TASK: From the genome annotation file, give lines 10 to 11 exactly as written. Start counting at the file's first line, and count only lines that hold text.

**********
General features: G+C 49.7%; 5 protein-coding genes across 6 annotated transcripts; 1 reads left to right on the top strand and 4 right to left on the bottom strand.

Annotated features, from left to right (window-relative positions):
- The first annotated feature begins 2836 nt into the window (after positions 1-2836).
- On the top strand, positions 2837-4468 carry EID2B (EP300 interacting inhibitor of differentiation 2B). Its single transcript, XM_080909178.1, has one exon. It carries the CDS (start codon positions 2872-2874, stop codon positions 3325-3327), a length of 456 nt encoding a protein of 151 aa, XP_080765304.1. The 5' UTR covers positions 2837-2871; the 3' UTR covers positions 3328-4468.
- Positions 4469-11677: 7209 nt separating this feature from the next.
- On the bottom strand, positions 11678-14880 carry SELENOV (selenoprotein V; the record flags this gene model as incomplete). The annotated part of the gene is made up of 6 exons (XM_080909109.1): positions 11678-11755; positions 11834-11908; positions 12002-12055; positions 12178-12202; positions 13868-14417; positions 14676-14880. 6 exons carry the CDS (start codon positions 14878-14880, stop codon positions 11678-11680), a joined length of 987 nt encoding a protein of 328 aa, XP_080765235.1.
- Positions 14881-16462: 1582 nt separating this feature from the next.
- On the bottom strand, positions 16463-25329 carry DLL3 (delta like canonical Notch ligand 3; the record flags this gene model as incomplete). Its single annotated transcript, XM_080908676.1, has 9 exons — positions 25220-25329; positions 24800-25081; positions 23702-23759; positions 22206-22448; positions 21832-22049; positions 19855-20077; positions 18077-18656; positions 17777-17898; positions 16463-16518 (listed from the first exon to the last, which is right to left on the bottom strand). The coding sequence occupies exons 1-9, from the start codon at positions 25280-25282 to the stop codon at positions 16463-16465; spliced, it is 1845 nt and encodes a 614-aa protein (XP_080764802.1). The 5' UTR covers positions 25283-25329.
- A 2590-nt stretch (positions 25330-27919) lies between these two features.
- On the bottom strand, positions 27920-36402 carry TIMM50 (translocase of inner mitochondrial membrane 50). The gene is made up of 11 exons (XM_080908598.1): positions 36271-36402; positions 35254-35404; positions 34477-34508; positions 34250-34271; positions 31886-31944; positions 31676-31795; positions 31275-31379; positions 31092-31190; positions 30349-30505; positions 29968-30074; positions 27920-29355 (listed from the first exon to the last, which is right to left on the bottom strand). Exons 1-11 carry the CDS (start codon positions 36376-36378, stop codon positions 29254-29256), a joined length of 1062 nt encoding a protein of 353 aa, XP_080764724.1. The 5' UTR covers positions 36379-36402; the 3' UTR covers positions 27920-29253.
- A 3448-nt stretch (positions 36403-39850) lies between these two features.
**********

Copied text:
- On the bottom strand, positions 27920-36402 carry TIMM50 (translocase of inner mitochondrial membrane 50). The gene is made up of 11 exons (XM_080908598.1): positions 36271-36402; positions 35254-35404; positions 34477-34508; positions 34250-34271; positions 31886-31944; positions 31676-31795; positions 31275-31379; positions 31092-31190; positions 30349-30505; positions 29968-30074; positions 27920-29355 (listed from the first exon to the last, which is right to left on the bottom strand). Exons 1-11 carry the CDS (start codon positions 36376-36378, stop codon positions 29254-29256), a joined length of 1062 nt encoding a protein of 353 aa, XP_080764724.1. The 5' UTR covers positions 36379-36402; the 3' UTR covers positions 27920-29253.
- A 3448-nt stretch (positions 36403-39850) lies between these two features.